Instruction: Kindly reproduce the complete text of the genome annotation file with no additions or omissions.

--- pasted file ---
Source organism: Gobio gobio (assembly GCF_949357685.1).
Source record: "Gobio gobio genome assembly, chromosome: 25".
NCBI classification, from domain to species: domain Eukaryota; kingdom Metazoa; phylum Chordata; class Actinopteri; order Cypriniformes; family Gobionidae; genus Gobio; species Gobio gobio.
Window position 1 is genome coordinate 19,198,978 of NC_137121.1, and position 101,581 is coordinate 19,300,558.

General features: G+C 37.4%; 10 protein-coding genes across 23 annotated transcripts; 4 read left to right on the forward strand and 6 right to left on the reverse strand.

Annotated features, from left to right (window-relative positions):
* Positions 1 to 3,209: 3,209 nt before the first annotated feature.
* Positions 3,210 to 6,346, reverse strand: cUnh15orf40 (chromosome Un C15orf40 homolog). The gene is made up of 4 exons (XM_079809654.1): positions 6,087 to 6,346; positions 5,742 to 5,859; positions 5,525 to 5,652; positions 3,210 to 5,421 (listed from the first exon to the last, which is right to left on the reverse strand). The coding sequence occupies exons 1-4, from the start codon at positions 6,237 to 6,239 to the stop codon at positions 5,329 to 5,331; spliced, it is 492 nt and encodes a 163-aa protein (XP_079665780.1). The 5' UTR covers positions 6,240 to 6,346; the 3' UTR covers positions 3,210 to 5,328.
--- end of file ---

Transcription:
Source organism: Gobio gobio (assembly GCF_949357685.1).
Source record: "Gobio gobio genome assembly, chromosome: 25".
NCBI classification, from domain to species: domain Eukaryota; kingdom Metazoa; phylum Chordata; class Actinopteri; order Cypriniformes; family Gobionidae; genus Gobio; species Gobio gobio.
Window position 1 is genome coordinate 19,198,978 of NC_137121.1, and position 101,581 is coordinate 19,300,558.

General features: G+C 37.4%; 10 protein-coding genes across 23 annotated transcripts; 4 read left to right on the forward strand and 6 right to left on the reverse strand.

Annotated features, from left to right (window-relative positions):
* Positions 1 to 3,209: 3,209 nt before the first annotated feature.
* Positions 3,210 to 6,346, reverse strand: cUnh15orf40 (chromosome Un C15orf40 homolog). The gene is made up of 4 exons (XM_079809654.1): positions 6,087 to 6,346; positions 5,742 to 5,859; positions 5,525 to 5,652; positions 3,210 to 5,421 (listed from the first exon to the last, which is right to left on the reverse strand). The coding sequence occupies exons 1-4, from the start codon at positions 6,237 to 6,239 to the stop codon at positions 5,329 to 5,331; spliced, it is 492 nt and encodes a 163-aa protein (XP_079665780.1). The 5' UTR covers positions 6,240 to 6,346; the 3' UTR covers positions 3,210 to 5,328.